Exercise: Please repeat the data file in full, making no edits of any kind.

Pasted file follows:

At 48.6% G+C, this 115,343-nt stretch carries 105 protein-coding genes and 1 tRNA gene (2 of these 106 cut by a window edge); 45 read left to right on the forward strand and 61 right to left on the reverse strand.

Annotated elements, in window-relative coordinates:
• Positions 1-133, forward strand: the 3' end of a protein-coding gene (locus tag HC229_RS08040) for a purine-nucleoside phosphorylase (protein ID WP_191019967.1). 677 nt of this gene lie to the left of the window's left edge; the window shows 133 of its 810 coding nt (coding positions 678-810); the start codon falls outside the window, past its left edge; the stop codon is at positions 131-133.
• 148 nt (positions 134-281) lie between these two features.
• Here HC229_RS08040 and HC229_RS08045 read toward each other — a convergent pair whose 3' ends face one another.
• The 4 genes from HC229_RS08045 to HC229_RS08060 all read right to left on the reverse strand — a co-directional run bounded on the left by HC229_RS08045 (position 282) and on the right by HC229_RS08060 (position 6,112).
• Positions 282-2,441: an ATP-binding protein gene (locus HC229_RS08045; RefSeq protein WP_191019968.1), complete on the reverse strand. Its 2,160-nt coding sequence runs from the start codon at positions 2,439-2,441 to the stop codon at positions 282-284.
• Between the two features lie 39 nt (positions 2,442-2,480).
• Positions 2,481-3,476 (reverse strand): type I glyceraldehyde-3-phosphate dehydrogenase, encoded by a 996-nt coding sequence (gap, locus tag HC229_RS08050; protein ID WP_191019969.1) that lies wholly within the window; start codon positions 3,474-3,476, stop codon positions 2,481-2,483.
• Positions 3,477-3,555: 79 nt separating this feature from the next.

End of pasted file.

At 48.6% G+C, this 115,343-nt stretch carries 105 protein-coding genes and 1 tRNA gene (2 of these 106 cut by a window edge); 45 read left to right on the forward strand and 61 right to left on the reverse strand.

Annotated elements, in window-relative coordinates:
• Positions 1-133, forward strand: the 3' end of a protein-coding gene (locus tag HC229_RS08040) for a purine-nucleoside phosphorylase (protein ID WP_191019967.1). 677 nt of this gene lie to the left of the window's left edge; the window shows 133 of its 810 coding nt (coding positions 678-810); the start codon falls outside the window, past its left edge; the stop codon is at positions 131-133.
• 148 nt (positions 134-281) lie between these two features.
• Here HC229_RS08040 and HC229_RS08045 read toward each other — a convergent pair whose 3' ends face one another.
• The 4 genes from HC229_RS08045 to HC229_RS08060 all read right to left on the reverse strand — a co-directional run bounded on the left by HC229_RS08045 (position 282) and on the right by HC229_RS08060 (position 6,112).
• Positions 282-2,441: an ATP-binding protein gene (locus HC229_RS08045; RefSeq protein WP_191019968.1), complete on the reverse strand. Its 2,160-nt coding sequence runs from the start codon at positions 2,439-2,441 to the stop codon at positions 282-284.
• Between the two features lie 39 nt (positions 2,442-2,480).
• Positions 2,481-3,476 (reverse strand): type I glyceraldehyde-3-phosphate dehydrogenase, encoded by a 996-nt coding sequence (gap, locus tag HC229_RS08050; protein ID WP_191019969.1) that lies wholly within the window; start codon positions 3,474-3,476, stop codon positions 2,481-2,483.
• Positions 3,477-3,555: 79 nt separating this feature from the next.